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Legionnaires Outbreak in California has a Shuts down two Cooling Towers for Cleaning at the Disneyland Resort

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November 13th 2017

Twelve cases of Legionnaires disease were discovered three weeks ago in Anaheim, CA this puts the exposure around the week of September 12th, 2017. The Orange County Health Care Agency states that the cases involved people ranging in age from 52 to 94.  Nine of the twelve people had visited Disneyland in Anaheim in September before coming down with the bacteria-caused illness. The remaining three lived or traveled to Anaheim around that same time frame but did not visit the resort. Ten had to be hospitalized with one succumbing to the illness. This person had additional health issues that played a role intheir death according to health officials.

Press Release from: Dr. Pamela Hymel, Chief Medical Officer for Walt Disney Parks and Resorts stated the following:

On Oct. 27, 2017, the Orange County Health Care Agency (OCHCA) notified local medical professionals of increased cases of Legionnaires’ disease in the Anaheim area. According to the OCHCA, the exposure period was Sept. 12-27.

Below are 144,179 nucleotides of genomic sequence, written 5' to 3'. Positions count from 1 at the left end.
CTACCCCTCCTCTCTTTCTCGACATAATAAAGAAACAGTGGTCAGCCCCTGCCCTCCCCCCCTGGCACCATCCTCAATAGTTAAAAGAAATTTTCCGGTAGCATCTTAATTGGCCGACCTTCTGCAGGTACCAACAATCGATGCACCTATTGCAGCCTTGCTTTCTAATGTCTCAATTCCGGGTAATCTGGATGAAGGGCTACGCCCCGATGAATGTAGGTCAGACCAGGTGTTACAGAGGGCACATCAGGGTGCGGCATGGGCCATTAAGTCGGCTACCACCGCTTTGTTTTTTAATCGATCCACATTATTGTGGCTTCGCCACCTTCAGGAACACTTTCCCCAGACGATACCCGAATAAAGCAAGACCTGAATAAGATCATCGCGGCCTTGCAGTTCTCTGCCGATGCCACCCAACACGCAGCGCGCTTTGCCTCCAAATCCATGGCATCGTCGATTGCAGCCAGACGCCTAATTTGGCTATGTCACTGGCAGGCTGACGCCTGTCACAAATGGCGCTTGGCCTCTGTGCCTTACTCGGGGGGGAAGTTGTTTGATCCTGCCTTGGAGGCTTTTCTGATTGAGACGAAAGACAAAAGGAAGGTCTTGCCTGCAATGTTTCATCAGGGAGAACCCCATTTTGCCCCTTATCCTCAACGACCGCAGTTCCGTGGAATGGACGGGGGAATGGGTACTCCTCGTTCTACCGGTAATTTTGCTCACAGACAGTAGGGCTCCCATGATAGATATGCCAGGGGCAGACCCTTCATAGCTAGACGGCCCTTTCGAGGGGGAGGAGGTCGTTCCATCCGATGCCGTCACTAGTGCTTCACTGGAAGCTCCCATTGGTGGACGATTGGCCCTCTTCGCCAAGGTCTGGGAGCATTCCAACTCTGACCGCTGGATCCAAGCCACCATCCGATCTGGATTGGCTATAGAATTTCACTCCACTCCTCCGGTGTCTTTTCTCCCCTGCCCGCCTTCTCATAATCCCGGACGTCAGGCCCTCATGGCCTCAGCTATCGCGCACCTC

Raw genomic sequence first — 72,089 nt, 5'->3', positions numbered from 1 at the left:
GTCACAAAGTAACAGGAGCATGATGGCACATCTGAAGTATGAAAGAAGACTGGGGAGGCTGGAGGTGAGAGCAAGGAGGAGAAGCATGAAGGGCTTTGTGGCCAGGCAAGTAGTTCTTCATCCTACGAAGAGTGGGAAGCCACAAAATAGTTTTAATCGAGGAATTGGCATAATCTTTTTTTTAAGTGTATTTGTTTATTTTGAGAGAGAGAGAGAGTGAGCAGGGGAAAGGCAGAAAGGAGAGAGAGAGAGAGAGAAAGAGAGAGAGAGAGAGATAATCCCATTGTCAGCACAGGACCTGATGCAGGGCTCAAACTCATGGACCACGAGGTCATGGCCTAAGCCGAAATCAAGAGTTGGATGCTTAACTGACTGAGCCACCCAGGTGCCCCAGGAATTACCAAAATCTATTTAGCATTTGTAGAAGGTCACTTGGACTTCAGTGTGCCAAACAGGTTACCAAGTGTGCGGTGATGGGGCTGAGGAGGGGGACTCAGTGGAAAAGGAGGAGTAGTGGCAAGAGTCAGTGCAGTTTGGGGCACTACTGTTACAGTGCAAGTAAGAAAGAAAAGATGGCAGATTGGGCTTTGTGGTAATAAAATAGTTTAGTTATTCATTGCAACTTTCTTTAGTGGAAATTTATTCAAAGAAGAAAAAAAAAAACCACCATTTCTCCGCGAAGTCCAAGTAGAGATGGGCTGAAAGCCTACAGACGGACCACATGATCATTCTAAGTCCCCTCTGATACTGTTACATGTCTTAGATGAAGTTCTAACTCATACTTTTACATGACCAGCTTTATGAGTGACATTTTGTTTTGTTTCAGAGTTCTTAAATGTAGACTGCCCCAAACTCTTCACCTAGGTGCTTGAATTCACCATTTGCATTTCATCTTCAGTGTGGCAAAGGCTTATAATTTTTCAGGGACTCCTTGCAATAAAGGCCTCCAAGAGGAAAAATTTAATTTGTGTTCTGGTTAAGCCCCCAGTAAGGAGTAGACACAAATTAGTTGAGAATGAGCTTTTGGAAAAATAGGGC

Legionnaires’ disease is not contagious, cannot be transmitted person to person, and comes from a bacteria that is naturally in the environment, usually in water. It can become a health concern if it grows and spreads in human-made water systems and then comes in contact with vulnerable persons who inhale small droplets of contaminated water. Most people who are exposed to the bacteria do not become ill. Those at risk include people who are immunocompromised, those with chronic lung disease and the elderly. Legionnaires’ disease can have symptoms similar to pneumonia. Symptoms can include a high fever, chills, and a cough.

Upon being notified by OCHCA about the increased cases of Legionnaires’ disease in Anaheim, we worked closely with health care officials to see if there were potential areas of concern. We reviewed our water quality testing data, including testing performed by our third-party water quality maintenance contractor, and learned that two cooling towers had elevated levels of Legionella bacteria. These towers were treated with chemicals that destroy the bacteria and are currently shut down to further eliminate any ongoing concern. We have proactively shared this information with OCHCA and, given our actions, they have indicated there is no longer any known risk associated with our facilities.

We have always had cooperative relationships with health agencies on which we rely for information and guidance to help ensure that our safety procedures and protocols are current and effective, and we will continue to work closely with them.

While there is no ongoing concern at Disneyland Resort, we are committed to providing a safe and healthy environment for all who visit or work at our parks and resorts. If you have further questions about Legionnaires’ disease, I encourage you to visit https://www.cdc.gov/legionella/index.html.

If you have any additional questions about the Disneyland Resort, please contact us at 714-781-4669


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